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Investigators theorized that this questionnaire, in conjunction with autoantibody determination, could help screen for SLE in the early stages of the disease.
Participants in the Connective Tissue Disease Screening Questionnaire (CSQ) who answered positively to at least 4 systemic lupus erythematosus (SLE)-focused questions had a greater chance of being diagnosed with SLE, according to a study published in Lupus Medicine & Science.1 Investigators theorized that this questionnaire, in conjunction with autoantibody determination, could help screen for SLE in the early stages of the disease.
“The presenting symptoms of the disease are non-specific and diverse, hindering early recognition and resulting in frequent diagnostic delay. It has been shown that many patients with SLE had visited the general practitioner prior to diagnosis with fatigue, arthralgia, arthritis, rash, alopecia, sicca symptoms, Raynaud’s phenomenon and/or serositis. Besides clinical symptoms, immunological changes take place before the disease is uncovered, as autoantibodies can be detected in serum many years before diagnosis,” investigators stated. “Hence, there is a window of opportunity for earlier diagnosis of SLE. Early identification of patients with SLE would allow timely diagnosis and treatment, probably preventing organ damage.”
Volunteers of the Dutch Lifelines cohort completed the CSQ, which included 11 questions related to SLE symptoms, such as red rash on the cheeks, sores in the mouth, hair loss, anemia, and protein in the urine. These specific questions showed 96% sensitivity and 86% specificity for detecting SLE. Health, medical history, medications, and nutritional behavior was also assessed.
A general examination and bloodwork were performed and 25% of participants received a connective tissue disease (CTD) autoantibody screen. Only those who completed a follow-up CSQ questionnaire 2 years later were included in the study. CSQ data was collected between 23 and 30 months from baseline, with a median of 25 months.
Multivariate multinominal logistic regression tests were performed to account for confounders.
A total of 85,295 participants completed the SLE-CSQ data. After excluding patients with SLE (n = 46) and other CTDs (n = 80), nearly half (49.1%) of participants had an SLE-CSQ score of 0 and only 2.6% (n = 2210) had a score of ≥4. Of the excluded participants, 73.9% (n = 34) of patients with SLE and 27.8% of patients with CTDs reported scores of 4 or more. Photosensitivity (24%) and hematological symptoms (22%) were the most common symptoms.
Investigators created 4 subgroups for patients with SLE-CSQ scores: 0, 1, 2 or 3, and ≥4. Participants with 4 or more positive answers tended to be female (91%), had a lower body mass index (BMI), were significantly younger (median age 43 years), and were more likely to be smokers. Women in the ≥4 group reported having used oral contraceptive pills (OCP) more frequently; however, current use of OCP was less frequent in those with higher scores.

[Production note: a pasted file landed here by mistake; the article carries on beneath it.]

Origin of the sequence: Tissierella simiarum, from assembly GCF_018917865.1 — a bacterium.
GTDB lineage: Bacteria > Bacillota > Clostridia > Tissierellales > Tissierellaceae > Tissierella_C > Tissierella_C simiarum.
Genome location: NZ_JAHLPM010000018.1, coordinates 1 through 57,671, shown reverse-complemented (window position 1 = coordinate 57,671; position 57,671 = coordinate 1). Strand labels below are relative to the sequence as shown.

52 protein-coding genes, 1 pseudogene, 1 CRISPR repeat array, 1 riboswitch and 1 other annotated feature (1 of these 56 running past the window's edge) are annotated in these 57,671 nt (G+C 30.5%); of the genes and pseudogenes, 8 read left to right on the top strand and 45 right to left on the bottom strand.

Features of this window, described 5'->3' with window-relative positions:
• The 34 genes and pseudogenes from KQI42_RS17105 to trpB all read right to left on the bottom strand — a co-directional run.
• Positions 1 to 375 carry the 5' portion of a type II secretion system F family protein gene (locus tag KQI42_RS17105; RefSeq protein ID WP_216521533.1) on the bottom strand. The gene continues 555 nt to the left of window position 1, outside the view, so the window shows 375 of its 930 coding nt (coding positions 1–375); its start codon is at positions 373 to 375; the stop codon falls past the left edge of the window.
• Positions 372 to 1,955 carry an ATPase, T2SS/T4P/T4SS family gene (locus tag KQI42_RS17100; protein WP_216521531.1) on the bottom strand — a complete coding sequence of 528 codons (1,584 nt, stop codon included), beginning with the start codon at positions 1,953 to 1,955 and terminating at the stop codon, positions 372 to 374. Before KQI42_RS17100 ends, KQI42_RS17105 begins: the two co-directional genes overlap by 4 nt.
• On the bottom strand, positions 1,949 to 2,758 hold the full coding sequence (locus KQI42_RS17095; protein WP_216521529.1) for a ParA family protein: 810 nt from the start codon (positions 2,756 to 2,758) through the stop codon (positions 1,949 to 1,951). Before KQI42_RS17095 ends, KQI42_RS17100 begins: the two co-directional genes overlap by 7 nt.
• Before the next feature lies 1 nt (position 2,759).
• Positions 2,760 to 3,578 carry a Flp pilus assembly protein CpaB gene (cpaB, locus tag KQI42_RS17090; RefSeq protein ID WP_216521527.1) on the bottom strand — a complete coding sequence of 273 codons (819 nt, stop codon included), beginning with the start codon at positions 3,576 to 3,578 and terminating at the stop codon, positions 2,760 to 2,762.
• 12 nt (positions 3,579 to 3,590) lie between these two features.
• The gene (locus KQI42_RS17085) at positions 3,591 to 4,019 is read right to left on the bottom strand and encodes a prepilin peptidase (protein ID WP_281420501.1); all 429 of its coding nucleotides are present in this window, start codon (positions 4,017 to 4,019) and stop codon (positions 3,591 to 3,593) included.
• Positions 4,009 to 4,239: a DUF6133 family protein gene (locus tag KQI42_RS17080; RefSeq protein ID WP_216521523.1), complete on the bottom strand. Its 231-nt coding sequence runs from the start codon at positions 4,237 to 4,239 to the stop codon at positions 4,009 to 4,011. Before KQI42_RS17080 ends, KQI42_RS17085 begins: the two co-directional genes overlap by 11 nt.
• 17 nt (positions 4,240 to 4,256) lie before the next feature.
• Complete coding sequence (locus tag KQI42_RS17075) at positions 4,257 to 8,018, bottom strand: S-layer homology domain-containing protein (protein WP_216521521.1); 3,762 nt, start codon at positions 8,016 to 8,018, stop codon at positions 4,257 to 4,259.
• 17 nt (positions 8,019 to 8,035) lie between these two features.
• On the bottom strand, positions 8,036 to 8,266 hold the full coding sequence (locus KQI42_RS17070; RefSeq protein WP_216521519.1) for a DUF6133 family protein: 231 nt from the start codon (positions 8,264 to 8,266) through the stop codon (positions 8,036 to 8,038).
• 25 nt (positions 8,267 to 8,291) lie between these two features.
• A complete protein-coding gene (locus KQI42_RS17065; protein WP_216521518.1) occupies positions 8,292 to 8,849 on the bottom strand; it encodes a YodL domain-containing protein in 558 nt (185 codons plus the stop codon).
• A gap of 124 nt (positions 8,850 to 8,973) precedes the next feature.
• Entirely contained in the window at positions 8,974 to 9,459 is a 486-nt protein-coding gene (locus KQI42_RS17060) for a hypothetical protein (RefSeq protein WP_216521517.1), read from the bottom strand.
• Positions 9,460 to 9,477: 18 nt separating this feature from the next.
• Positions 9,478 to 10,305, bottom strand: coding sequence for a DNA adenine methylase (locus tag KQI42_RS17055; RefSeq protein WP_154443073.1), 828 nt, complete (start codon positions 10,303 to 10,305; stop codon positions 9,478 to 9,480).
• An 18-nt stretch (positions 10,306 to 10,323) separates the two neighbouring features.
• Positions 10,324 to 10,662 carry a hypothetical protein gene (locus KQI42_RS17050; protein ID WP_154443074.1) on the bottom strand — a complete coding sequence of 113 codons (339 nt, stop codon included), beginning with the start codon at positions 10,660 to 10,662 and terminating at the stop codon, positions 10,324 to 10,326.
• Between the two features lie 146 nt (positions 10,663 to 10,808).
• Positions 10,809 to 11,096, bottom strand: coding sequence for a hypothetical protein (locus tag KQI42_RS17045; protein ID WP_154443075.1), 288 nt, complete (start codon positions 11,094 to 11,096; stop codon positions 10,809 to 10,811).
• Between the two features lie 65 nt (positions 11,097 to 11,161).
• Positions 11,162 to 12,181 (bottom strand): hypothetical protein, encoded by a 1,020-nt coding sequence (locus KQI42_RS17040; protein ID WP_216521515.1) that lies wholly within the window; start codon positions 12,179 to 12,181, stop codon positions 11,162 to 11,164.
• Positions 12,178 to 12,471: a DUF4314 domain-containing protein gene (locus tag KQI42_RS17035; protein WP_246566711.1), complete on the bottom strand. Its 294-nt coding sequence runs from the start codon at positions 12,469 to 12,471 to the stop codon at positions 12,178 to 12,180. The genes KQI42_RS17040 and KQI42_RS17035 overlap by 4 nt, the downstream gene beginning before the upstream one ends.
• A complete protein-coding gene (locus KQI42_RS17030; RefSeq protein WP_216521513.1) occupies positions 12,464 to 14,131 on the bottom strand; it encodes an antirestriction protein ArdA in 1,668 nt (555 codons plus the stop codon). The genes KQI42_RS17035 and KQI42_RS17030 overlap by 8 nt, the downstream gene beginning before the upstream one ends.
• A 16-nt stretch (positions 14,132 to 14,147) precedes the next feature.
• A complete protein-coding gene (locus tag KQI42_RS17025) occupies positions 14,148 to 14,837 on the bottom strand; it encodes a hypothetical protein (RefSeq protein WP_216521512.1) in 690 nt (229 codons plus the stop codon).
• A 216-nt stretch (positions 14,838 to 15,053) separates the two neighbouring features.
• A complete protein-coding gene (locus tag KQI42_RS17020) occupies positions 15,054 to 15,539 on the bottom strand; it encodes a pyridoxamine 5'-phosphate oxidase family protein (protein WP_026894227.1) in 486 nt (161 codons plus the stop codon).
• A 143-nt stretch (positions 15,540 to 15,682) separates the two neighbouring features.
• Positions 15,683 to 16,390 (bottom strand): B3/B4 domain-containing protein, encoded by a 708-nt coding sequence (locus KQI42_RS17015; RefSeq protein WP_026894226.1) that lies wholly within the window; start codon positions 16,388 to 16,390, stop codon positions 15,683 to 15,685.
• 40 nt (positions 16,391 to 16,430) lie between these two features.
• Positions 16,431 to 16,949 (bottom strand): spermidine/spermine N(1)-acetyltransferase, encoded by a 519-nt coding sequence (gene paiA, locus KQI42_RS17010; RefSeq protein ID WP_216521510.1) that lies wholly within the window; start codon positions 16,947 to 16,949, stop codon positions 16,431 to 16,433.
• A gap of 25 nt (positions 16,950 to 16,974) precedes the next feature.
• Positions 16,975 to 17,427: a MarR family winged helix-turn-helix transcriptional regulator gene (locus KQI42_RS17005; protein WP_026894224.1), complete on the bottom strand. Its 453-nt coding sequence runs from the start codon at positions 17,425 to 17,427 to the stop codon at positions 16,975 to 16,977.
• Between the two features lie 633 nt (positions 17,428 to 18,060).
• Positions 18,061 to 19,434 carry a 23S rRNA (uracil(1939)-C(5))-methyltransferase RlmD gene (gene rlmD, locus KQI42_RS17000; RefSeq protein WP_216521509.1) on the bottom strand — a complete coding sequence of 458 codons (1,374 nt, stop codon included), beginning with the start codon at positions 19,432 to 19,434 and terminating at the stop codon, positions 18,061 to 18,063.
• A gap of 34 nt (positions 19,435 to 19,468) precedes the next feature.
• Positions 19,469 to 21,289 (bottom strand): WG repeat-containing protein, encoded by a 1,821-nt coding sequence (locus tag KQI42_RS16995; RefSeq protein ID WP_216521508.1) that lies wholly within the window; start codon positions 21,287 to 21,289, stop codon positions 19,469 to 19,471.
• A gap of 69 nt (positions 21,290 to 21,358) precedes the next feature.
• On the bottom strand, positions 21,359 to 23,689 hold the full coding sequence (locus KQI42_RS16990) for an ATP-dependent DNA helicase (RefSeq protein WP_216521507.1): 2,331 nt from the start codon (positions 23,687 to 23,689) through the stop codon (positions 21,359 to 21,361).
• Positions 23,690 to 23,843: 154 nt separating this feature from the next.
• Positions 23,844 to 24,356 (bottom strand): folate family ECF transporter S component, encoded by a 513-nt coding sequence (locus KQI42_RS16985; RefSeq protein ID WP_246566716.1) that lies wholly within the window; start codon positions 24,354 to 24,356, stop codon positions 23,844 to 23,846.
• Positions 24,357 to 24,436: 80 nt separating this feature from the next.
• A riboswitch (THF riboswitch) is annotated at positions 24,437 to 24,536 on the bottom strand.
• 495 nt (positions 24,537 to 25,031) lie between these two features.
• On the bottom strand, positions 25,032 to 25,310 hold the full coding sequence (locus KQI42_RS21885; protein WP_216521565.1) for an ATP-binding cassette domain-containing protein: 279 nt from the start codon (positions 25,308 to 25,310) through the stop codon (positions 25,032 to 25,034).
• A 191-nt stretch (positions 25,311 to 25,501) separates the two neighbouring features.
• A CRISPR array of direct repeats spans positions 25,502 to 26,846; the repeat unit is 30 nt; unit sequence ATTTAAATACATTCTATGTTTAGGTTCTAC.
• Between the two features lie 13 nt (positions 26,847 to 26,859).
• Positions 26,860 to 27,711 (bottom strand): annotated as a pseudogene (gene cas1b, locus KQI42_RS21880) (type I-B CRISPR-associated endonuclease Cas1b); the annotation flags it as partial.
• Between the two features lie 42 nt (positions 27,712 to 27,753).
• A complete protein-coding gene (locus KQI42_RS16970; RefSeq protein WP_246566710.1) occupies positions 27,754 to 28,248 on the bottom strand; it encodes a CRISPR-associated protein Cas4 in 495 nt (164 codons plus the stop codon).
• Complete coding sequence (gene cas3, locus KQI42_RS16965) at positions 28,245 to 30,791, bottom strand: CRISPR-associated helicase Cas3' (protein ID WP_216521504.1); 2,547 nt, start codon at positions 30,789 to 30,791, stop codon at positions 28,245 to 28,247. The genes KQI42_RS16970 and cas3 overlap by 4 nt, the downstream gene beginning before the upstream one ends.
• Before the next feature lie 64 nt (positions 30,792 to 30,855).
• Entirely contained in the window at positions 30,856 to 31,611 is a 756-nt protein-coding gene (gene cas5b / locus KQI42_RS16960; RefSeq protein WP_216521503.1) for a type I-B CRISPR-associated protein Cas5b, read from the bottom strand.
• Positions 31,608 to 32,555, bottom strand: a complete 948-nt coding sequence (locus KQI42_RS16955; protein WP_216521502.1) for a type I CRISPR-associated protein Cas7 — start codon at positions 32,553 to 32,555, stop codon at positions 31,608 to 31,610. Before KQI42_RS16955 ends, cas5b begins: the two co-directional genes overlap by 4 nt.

Positive CTD autoantibodies were the highest in those with higher SLE-CSQ scores (3.5%) when compared with the group that scored 0 (2.2%). Further, leucocytes, thrombocytes, and neutrophils were higher in the ≥4 group, whereas hemoglobin, creatinine, and monocyte counts were lower when compared with the 0 group.
After adjusting for confounders such as BMI, age, gender, and smoking status, patients with a score of ≥4 continued to show higher neutrophil counts and significantly lower hemoglobin levels when compared with those with lower scores. Women with a higher SLE-CSQ score were less likely to be menopausal and were more often nulliparous.
Medical files could not be accessed; therefore, classification criteria could not be verified. The study was limited by a self-reported diagnosis of SLE and CTD by participants. Another limitation was that most of the population self-reported as Caucasian, while levels of SLE are historically higher in people of other ethnicities. Investigators are interested in performing this study in more diverse populations. Selection bias may have occurred as only 51% of participants completed the follow-up questionnaire. Lastly, the questionnaire and blood samples were retrieved at separate times, with a median time of 25 months, which opens up the possibility that autoantibodies could have developed and bloodwork may have changed.
“This study supports the usefulness of further research on screening for SLE in the general population by providing insight into the prevalence of SLE symptoms,” investigators concluded. “This might help in developing a stepwise approach in order to diagnose SLE earlier. However, longer follow-up of this cohort is necessary to show the predictive value of the SLE-CSQ score in combination with other promising variables like autoantibodies in a population-based cohort.”
Lambers W, Arends S, Roozendaal C, et al. Prevalence of systemic lupus erythematosus-related symptoms assessed by using the Connective Tissue Disease Screening Questionnaire in a large population-based cohort. Lupus Sci Med. 2021;8(1):e000555. doi:10.1136/lupus-2021-000555